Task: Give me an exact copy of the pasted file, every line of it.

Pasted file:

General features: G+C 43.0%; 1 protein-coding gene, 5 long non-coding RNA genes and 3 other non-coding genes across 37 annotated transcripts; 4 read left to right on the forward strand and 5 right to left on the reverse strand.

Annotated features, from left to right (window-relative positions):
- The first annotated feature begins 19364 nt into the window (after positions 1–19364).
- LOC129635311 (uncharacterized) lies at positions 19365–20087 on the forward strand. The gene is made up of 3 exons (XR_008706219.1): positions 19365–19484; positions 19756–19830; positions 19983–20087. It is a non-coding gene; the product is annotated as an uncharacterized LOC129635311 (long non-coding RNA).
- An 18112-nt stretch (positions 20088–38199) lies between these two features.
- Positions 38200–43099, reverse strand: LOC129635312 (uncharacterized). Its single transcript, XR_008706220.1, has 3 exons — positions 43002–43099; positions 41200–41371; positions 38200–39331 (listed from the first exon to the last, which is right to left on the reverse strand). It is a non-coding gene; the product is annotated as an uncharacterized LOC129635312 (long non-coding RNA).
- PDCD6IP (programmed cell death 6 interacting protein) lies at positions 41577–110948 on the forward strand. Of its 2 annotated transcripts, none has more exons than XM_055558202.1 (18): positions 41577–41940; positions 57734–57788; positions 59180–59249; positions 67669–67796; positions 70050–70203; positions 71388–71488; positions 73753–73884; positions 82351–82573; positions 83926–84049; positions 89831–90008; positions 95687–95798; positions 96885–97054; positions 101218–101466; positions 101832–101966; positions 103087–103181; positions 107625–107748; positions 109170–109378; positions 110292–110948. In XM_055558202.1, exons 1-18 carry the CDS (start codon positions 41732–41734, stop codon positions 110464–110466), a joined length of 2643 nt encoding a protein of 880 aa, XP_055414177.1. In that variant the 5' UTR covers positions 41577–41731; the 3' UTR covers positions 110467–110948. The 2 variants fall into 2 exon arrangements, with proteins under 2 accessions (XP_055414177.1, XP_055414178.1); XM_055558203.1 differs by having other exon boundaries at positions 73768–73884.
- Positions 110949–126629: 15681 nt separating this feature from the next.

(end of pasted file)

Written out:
General features: G+C 43.0%; 1 protein-coding gene, 5 long non-coding RNA genes and 3 other non-coding genes across 37 annotated transcripts; 4 read left to right on the forward strand and 5 right to left on the reverse strand.

Annotated features, from left to right (window-relative positions):
- The first annotated feature begins 19364 nt into the window (after positions 1–19364).
- LOC129635311 (uncharacterized) lies at positions 19365–20087 on the forward strand. The gene is made up of 3 exons (XR_008706219.1): positions 19365–19484; positions 19756–19830; positions 19983–20087. It is a non-coding gene; the product is annotated as an uncharacterized LOC129635311 (long non-coding RNA).
- An 18112-nt stretch (positions 20088–38199) lies between these two features.
- Positions 38200–43099, reverse strand: LOC129635312 (uncharacterized). Its single transcript, XR_008706220.1, has 3 exons — positions 43002–43099; positions 41200–41371; positions 38200–39331 (listed from the first exon to the last, which is right to left on the reverse strand). It is a non-coding gene; the product is annotated as an uncharacterized LOC129635312 (long non-coding RNA).
- PDCD6IP (programmed cell death 6 interacting protein) lies at positions 41577–110948 on the forward strand. Of its 2 annotated transcripts, none has more exons than XM_055558202.1 (18): positions 41577–41940; positions 57734–57788; positions 59180–59249; positions 67669–67796; positions 70050–70203; positions 71388–71488; positions 73753–73884; positions 82351–82573; positions 83926–84049; positions 89831–90008; positions 95687–95798; positions 96885–97054; positions 101218–101466; positions 101832–101966; positions 103087–103181; positions 107625–107748; positions 109170–109378; positions 110292–110948. In XM_055558202.1, exons 1-18 carry the CDS (start codon positions 41732–41734, stop codon positions 110464–110466), a joined length of 2643 nt encoding a protein of 880 aa, XP_055414177.1. In that variant the 5' UTR covers positions 41577–41731; the 3' UTR covers positions 110467–110948. The 2 variants fall into 2 exon arrangements, with proteins under 2 accessions (XP_055414177.1, XP_055414178.1); XM_055558203.1 differs by having other exon boundaries at positions 73768–73884.
- Positions 110949–126629: 15681 nt separating this feature from the next.